Anti-Muslim Registry PSA Recounts Ordeal Of Japanese Internment Camps

“It all started with fear and rumors, then it bloomed into the registration of Japanese Americans … and eventually the internment.”

Is history repeating itself?

The powerful statement opens a short film that recounts the fates of Japanese-Americans who were forced into internment camps during World War II and reflects upon Trump’s anti-Muslim rhetoric.

Director Aya Tanimura, a Japanese Australian filmmaker and writer, was inspired to create the powerful PSA after she heard about the ever-growing and ominous possibility of a Muslim registry under Trump’s presidency.

With the help of actress Katy Perry, who gave her team a blank check to fund the project, Tanimura was able to give life to her video, which features, Haru Kuromiya, one of the Japanese survivors of the World War II atrocity.

The now 89-year-old Kuromiya grew up in a chicken farm in Riverside, California, and she detailed her ordeal in the video.

In 1942, Kuromiya’s father was picked up by the FBI and her entire family was put on registry, given physical tags and then placed in internment camps. They even had to leave their pets behind and they had no constitutional rights.

“It all started with fear and rumors, then it bloomed into the registration,” said Kuromiya.

President Franklin D. Roosevelt, backed by racist sentiments of many civil and military leaders, ordered all people of Japanese ancestry to be incarcerated in “camps” reinforced by barbed wires and armed soldiers.

Their homes, businesses and possessions were confiscated by the government and they were assigned to live in inhabitable places like disused racetracks or filthy stables before being deported to inhumane barracks.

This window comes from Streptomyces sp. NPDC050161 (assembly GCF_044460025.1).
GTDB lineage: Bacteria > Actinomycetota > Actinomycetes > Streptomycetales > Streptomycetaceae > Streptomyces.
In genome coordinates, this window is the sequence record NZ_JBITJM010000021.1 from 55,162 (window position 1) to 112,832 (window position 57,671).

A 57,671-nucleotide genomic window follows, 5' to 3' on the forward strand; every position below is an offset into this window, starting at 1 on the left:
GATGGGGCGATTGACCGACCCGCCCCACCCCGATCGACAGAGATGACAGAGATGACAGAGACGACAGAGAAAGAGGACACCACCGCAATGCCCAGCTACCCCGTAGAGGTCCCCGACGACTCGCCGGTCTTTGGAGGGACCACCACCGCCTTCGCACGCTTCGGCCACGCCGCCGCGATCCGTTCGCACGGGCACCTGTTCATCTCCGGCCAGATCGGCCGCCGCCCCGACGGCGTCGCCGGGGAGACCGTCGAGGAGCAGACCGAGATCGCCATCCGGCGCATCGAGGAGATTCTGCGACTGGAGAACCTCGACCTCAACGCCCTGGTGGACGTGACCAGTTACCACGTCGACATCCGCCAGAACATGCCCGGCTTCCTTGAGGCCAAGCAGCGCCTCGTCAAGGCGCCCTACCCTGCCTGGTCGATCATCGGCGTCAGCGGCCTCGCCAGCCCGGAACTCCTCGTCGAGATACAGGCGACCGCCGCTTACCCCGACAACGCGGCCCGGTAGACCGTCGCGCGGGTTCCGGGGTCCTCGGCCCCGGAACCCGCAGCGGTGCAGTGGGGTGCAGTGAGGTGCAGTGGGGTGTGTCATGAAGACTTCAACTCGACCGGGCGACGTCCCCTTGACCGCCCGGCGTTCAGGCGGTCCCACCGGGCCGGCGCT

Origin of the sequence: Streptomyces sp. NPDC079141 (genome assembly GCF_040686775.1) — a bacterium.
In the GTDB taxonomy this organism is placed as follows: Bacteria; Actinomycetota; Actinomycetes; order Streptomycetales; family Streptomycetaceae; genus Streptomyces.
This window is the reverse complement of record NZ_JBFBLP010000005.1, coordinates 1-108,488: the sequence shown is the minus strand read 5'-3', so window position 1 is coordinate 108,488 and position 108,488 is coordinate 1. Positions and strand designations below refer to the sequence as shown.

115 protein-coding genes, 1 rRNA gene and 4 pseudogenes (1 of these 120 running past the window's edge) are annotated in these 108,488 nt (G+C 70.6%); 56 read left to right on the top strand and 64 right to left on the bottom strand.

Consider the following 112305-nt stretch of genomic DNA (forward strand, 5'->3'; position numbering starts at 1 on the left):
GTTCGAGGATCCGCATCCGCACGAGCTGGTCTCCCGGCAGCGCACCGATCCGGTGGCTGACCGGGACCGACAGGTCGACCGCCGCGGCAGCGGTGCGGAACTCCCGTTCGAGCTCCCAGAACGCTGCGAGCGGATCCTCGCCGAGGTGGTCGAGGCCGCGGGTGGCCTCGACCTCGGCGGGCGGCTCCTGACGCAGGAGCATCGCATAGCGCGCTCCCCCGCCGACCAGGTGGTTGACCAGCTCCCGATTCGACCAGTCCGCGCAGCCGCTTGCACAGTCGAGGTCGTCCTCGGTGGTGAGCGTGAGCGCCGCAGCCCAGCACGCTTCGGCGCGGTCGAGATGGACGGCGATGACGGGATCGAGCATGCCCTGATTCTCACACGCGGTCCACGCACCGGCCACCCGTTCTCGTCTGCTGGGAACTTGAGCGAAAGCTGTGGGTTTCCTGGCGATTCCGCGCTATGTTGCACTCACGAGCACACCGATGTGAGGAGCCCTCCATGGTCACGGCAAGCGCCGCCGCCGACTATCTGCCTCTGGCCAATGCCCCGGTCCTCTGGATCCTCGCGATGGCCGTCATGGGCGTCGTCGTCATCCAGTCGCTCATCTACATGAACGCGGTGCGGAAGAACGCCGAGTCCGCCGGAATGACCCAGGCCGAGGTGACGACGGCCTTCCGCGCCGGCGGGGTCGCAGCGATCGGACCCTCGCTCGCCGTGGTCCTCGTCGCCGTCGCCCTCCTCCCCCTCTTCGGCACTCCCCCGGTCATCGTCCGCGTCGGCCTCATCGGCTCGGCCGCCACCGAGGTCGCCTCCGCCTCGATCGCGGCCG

Around 120,000 Japanese people were thrown into camps despite the fact that more than 60 percent were born in the United States.

Now people fear the same thing is happening all over again, this time, with Muslims as targets.

“Trump has created an atmosphere of fear for Muslim Americans in the United States,” Tanimura told The Times. “The accountability and responsibility for what you say and do now has been lifted so people feel a little freer to be racist, or act upon racism, because there are not necessarily consequences for it — it’s just acceptable behavior. If laws are put in place to back that up, it will be pretty scary.”

The video ends with Kuromiya transforming into a Muslim woman, played by Pakistani actress Hina Khan, who urges the public to “don’t let history repeat itself.”

The PSA has gotten a lot of praise from internet users.







Banner and thumbnail credit: Reuters

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